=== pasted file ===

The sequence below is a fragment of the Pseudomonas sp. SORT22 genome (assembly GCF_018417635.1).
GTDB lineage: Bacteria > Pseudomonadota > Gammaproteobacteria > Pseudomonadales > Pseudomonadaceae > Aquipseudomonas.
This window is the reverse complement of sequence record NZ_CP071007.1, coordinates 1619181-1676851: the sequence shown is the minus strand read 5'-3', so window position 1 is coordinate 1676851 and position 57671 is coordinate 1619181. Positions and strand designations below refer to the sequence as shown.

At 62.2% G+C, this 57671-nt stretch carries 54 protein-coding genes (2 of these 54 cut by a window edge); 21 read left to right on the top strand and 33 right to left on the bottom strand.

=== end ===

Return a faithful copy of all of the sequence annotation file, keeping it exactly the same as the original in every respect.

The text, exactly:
The sequence below is a fragment of the Pseudomonas sp. SORT22 genome (assembly GCF_018417635.1).
GTDB lineage: Bacteria > Pseudomonadota > Gammaproteobacteria > Pseudomonadales > Pseudomonadaceae > Aquipseudomonas.
This window is the reverse complement of sequence record NZ_CP071007.1, coordinates 1619181-1676851: the sequence shown is the minus strand read 5'-3', so window position 1 is coordinate 1676851 and position 57671 is coordinate 1619181. Positions and strand designations below refer to the sequence as shown.

At 62.2% G+C, this 57671-nt stretch carries 54 protein-coding genes (2 of these 54 cut by a window edge); 21 read left to right on the top strand and 33 right to left on the bottom strand.